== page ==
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Japan's economy grows at slower pace, raise stakes for Abenomics

By Stanley White and Tetsushi Kajimoto

TOKYO (Reuters) - Japan's economy grew at a much slower pace than expected at the end of last year, posing a challenge to policymakers as massive government stimulus efforts showed few signs of sparking momentum in consumption and exports.

The data showing disappointing private consumption, business investment and shipments came as the Bank of Japan met to review its ultra-easy policy, with markets widely expecting the central bank to hold firm to the current pace of bond-buying stimulus.

However, pressure is likely to mount on the BOJ and the government to do more in coming months, especially if a planned sales tax hike in April proves more damaging to growth than expected.

The Cabinet Office said on Monday that the economy grew 0.3 percent in the fourth quarter, well below the median estimate for a 0.7 percent increase and followed 0.3 percent growth in July-September.

It was the fourth successive quarter of growth, which is the best run for the world's third-largest economy in more than three years.

Economists still expect that growth will accelerate in the current quarter as shoppers buy more goods before the tax hike, but any further disappointments could increase the need for further fiscal and monetary stimulus.

"I am not so concerned about domestic demand given a buying rush ahead of a sales tax hike in April will play out more strongly in the current quarter," said Taro Saito, senior economist at NLI Research Institute.

"What's more worrying is sluggish exports despite long-expected impact of a weak yen on boosting external demand."

Export growth has remained sluggish over recent quarters, partly reflecting softer demand in Asian markets though some of it also underlined the shift by Japanese companies of their manufacturing plants to offshore centres.

The weak external sector is a worry for Japan especially as the initial burst of momentum created by Prime Minister Shinzo Abe's unprecedented monetary and fiscal expansionary policies start to fade.

After decades of lacklustre growth, during which time China overtook Japan as the world's second-biggest economy, Abe swept to power in December 2012 with a bold plan to end deflation and strengthen economic reforms.

His policies, dubbed Abenomics, helped Japan's economy speed past many of its Group of seven counterparts in the first half of last year, but the latest data will raise doubts about Abe's strategy.

Japan's benchmark Nikkei 225 stock average opened higher but then fell 0.4 percent as the slower-than-expected growth weighed on sentiment. It has since rebounded 0.3 percent.

On an annualised basis, Japan's economy grew 1.0 percent, below the median estimate for a 2.8 percent rise and 3.2 percent annualised growth in the United States in the same quarter, the Cabinet Office data showed.


Capital expenditure, a weak link in Japan's rebound so far, rose 1.3 percent in October-December. This marked the quickest growth in two years but was still less than the median forecast for a 1.9 percent gain.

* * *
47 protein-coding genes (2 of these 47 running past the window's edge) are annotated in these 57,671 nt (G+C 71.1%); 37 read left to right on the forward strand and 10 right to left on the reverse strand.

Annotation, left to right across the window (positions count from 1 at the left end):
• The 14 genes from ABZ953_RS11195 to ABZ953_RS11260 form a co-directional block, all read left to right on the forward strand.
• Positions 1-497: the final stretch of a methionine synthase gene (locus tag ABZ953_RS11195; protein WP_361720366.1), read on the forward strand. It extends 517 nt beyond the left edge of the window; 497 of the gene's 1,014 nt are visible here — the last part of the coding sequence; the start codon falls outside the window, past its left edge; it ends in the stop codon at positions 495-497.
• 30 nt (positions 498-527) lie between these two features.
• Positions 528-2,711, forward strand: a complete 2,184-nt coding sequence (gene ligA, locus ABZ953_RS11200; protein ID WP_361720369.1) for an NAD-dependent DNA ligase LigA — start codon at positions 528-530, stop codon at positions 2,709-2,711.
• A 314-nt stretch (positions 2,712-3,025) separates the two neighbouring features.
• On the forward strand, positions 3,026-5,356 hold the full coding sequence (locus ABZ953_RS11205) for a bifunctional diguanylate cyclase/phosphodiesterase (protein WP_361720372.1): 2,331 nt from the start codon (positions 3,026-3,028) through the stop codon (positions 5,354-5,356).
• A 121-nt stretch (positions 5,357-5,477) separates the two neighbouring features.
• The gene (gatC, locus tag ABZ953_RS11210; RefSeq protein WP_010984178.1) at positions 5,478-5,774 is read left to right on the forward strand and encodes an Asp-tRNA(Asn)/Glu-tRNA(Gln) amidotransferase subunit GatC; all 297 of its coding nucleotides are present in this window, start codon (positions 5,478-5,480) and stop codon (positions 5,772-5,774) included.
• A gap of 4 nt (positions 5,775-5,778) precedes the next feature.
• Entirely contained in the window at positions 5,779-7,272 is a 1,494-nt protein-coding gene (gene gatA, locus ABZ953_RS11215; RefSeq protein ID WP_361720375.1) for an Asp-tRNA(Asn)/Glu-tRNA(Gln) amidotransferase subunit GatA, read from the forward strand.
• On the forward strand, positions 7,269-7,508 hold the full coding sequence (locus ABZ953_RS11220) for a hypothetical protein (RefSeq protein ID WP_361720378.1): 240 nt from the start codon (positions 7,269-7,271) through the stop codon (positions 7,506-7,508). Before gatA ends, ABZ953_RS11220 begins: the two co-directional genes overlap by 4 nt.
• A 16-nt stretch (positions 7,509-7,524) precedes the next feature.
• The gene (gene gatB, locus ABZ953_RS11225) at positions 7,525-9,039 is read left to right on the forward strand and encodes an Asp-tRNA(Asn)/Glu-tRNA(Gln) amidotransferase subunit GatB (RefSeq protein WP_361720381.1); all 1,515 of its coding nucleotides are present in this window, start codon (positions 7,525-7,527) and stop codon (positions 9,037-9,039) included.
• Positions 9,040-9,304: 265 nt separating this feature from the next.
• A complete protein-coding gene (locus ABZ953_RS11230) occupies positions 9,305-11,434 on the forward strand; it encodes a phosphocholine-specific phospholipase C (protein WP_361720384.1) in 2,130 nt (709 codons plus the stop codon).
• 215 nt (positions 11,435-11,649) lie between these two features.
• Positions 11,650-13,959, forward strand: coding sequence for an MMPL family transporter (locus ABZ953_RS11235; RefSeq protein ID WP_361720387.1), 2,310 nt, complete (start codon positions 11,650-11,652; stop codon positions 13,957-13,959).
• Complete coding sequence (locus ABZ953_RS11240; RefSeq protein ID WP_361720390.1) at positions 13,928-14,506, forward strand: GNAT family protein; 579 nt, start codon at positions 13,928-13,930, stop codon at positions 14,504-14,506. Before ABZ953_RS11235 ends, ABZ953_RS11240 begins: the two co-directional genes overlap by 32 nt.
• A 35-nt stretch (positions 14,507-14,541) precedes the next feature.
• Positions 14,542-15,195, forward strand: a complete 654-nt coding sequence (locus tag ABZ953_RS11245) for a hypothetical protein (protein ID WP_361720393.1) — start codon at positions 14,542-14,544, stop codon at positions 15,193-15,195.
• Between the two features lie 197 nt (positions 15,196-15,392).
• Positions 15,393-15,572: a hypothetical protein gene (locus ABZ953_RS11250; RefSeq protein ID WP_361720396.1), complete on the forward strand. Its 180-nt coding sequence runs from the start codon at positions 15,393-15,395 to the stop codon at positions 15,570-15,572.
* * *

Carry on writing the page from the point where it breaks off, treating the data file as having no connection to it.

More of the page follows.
The data adds to recent signs of slackening momentum in the economy, including from a closely-watched leading indicator of capital expenditure that suggests companies could turn more cautious this year due to worries about consumer spending.

In the fourth quarter private consumption, which makes up about 60 percent of the economy, grew 0.5 percent from the third quarter.

That was less that the median estimate for 0.7 percent in October-December, suggesting that a spurt in demand ahead of the sales tax hike is not as strong as anticipated.

The government will increase the sales tax in April to 8 percent from 5 percent, and consumers have been buying cars, homes and durable goods before the tax increase.

Some companies have indicated they are willing to raise salaries during annual wage negotiations with labour unions held in the spring, which is an important barometer of whether Abe's economic policies are working.

Still, some economists worry wage gains will not be strong enough to support consumer spending after the tax hike takes effect.

"Optimists say the last time the sales tax was raised in 1997, consumption stumbled not because of the tax hike but because of a financial crisis," said Takumi Tsunoda, senior economist at Shinkin Central Bank Research Institute.

"But at that time, wages were growing 1.5 percent. Today wages are up just 0.4 percent. So the negative impact on consumers' real purchasing power will be bigger this time."

External demand subtracted 0.5 percentage point from growth, versus the median estimate for a 0.4 percentage point subtraction. The negative contribution is due partly to Japan's expanding domestic demand, which is boosting imports.

However, some economists worry that net exports could subtract from growth this year as companies continue to look for low-cost places outside of Japan to produce their goods, which means they ship less from Japan.

Recent turmoil in emerging markets, have also raised concerns about an external shock harming shipments.

BOJ Governor Haruhiko Kuroda has dismissed the need for additional monetary easing as consumer prices are headed toward its 2 percent inflation target and as overseas economies recover.

At its policy review on Tuesday the BOJ is widely expected to maintain its commitment of increasing base money at an annual pace of 60-70 trillion yen -- the world's biggest money-printer after the U.S. Federal Reserve started to trim back its own stimulus program since January.

(Editing by Shri Navaratnam)